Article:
Just as most history books tend to gloss over the lesser important events of the war, choosing instead to discuss the major battles as representative of the struggle, so too is that necessary here. I have to skip over detailing the lesser accidents of my first son, not noted here, including the time his friend (a modern day Eddie Haskell/Lumpy hybrid) took off the driver’s door of a motorist exiting his parked car – because technically my son wasn’t driving.
My son told him to ‘circle the block’ while he went inside the bank.
The fact that it could only have been made clearer that no one else was to drive the Jeep but my son by tattooing it on the back of both of his hands so he could see it every time he put his hands on the wheel and the fact his list of war crimes by then was getting notoriety even back at his old grade school, was of no consequence. Even his grandmother was having difficulty incorporating reality in his defense.
His friend is the same one who drove the Jeep onto the ball field, my son’s first night with a driver’s license, thereby setting off the entire arrest, grounding, fund raising, telephone pole, red Chevy Citation domino process leading to the current state of affairs. (More fully set out in previous chapters of Car Wars.)
I sometimes, even now, 20 years later, take time out of my day to silently remember and list all the people I wish to curse with the exact problems I suffered being visited upon them by their own kids. Unfortunately, I rarely get to this friend, wherever he is hiding under an assumed name. My own kids take up the first seven slots on the list.
Anyway, the episode at hand:
My son did indeed drive the 15-year-old Chevy Citation despite his indignity at having a new Jeep replaced by the Citation, with the resulting loss of stature and popularity. Turns out a car, even the utterly pedestrian version he was forced to endure, was better than no car. Imagine that.
But his option to consider possible consequences of stupid decisions was still the same. He didn’t.
He broke the key off in the ignition of the Citation. It was the only key, naturally. Not his fault there was no spare. The directive to get more keys made ‘this afternoon’ was still recent enough to excuse his inability to get extras in time to avoid this inconvenience. After all, he was still within the 14-month grace period.
Now the car was unlocked and could be started by merely turning the ignition. Six weeks go by, but my son can’t possibly fit ‘getting it fixed’ in with working a summer job, etc. But not to worry, ‘no one would steal this car.’ It was 15 years old with an AM radio.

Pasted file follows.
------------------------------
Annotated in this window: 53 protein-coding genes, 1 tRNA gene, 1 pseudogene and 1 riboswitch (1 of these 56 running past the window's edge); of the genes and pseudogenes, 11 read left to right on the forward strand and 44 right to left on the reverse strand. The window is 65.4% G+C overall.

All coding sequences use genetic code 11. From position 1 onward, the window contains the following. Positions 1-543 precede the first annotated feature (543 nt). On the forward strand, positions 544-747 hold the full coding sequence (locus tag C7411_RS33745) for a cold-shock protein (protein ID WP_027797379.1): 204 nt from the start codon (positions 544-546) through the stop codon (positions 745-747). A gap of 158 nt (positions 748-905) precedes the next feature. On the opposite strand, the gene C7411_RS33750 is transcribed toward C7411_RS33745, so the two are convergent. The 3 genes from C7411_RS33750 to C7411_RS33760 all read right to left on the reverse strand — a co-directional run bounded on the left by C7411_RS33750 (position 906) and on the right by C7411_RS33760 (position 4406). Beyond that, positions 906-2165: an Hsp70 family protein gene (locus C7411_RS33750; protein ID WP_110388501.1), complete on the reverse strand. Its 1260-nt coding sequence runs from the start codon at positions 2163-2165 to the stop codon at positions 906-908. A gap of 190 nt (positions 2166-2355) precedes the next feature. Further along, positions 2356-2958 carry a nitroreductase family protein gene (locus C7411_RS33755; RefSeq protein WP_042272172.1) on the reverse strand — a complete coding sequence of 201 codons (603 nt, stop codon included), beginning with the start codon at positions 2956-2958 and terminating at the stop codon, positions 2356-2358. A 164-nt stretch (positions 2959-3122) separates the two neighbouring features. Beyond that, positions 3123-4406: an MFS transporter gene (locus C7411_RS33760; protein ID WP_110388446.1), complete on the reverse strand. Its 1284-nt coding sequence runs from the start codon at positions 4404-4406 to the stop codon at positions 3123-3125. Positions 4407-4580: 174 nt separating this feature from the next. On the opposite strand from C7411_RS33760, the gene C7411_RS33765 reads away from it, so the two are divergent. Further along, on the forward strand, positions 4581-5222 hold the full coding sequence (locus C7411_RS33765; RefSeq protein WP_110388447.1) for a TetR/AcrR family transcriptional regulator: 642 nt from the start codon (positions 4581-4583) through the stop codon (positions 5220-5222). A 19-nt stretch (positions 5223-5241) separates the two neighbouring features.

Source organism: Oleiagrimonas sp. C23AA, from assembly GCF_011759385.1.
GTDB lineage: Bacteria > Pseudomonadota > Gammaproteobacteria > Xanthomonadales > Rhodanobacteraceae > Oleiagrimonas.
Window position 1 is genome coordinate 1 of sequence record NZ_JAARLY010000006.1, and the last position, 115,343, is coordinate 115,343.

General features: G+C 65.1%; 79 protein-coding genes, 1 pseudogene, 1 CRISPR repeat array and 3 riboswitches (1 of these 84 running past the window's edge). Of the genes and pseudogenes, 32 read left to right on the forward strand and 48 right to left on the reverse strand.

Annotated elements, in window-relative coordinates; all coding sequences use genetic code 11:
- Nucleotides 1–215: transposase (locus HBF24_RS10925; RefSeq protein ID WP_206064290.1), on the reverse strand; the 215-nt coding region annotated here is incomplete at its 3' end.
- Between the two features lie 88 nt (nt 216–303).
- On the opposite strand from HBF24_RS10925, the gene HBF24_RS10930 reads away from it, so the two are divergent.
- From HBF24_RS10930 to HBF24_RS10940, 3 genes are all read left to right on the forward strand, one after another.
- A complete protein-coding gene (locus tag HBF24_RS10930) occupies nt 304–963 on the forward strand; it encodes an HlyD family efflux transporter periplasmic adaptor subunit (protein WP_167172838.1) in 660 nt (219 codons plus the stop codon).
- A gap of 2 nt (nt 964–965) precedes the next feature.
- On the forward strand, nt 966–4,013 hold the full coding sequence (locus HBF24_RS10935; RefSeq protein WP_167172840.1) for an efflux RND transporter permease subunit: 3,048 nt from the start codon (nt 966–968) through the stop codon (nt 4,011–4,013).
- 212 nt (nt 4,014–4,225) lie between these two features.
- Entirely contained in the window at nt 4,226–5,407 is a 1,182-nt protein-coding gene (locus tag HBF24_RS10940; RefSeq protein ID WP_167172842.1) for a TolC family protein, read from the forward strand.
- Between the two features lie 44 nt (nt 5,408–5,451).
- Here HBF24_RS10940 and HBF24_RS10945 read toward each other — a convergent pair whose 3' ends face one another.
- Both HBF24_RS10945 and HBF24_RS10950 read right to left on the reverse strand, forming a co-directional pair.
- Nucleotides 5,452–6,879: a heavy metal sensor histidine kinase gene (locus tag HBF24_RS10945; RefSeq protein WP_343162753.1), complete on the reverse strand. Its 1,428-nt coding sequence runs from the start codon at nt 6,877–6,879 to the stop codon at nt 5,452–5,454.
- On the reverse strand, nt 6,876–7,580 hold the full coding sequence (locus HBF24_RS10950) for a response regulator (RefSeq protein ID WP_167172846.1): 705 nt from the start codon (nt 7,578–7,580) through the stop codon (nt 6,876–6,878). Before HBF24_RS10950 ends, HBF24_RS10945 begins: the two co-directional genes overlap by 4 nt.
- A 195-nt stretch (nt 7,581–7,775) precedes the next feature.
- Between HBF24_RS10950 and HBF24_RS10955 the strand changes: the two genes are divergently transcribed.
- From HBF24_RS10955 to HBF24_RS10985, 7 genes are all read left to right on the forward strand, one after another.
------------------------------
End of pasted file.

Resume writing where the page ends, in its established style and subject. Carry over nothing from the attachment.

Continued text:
He was right. One person didn’t steal the car. Two did. It happened the night of the preseason inter-squad varsity football game. My son was playing defensive back/running back/special teams.
My wife was meeting me with the rest of the kids, their friends, and cousins later. (She never met an event that needed her presence within 40 minutes of starting so I left ‘early’ to be there at kickoff.)
Third quarter, my phone rings. My wife is out in front of the school. My son’s car is totaled up against a tree. The police are there. I quickly understand my wife has apparently appointed me understudy to my son for the verbal, Geneva Convention violating, English language testing, tongue lashing she wants to deliver to my son. Ordinary profanity would have been way too ordinary. She should have had me sign a health waiver before she started.
Here is how it all went down: As my wife was pulling into the parking lot in her Suburban packed with kids, my son’s car was pulling out with two little guys inside, the driver barely able to see over the steering wheel.
So naturally, she followed them while attempting to call the police. But these two little guys were not your average two little guys. They were smart. They could spot a Suburban crammed with pointing and yelling kids and one clearly agitated looking Italian who could also barely see over the wheel following them. They realized they had been made. Like I said, they were smart little guys.
And so they stepped on the gas. And immediately ran into a tree, hopped out, and ran.
Because she was clearly extremely agitated and the police had been trained for defusing that exact situation at the Academy without mace, they rounded up two suitable little guys to present for an impromptu line up. Presenting those unfortunates to my wife in her state of mind was like a take off of ‘Scared Straight,’ Soccer Mom style.
The car was totaled. And my son resumed riding his bike, as he did in eighth grade, to Bill’s barber shop, permitting Bill to make his sage observation regarding my son’s circle of life, in this case, circle of bike. (See earlier chapters of Car Wars)
My son had had his license for 15 months.
His grandmother, my son’s public relations spin-master/public defender, claimed it was all because he didn’t have enough sleep..
Son number two was closing in on his license. And he could see the quality of the potentially acceptable cars was dropping like a rock. He was right. From that day on until my last daughter graduated from high school, the driveway of our house looked like an abandoned salvage yard.
(In fact, a ‘Finney car’ has specifically been identified as an unacceptable/humiliating car by my nieces and nephews – i.e. Please just not a ‘Finney car’. Kinda proud of that.)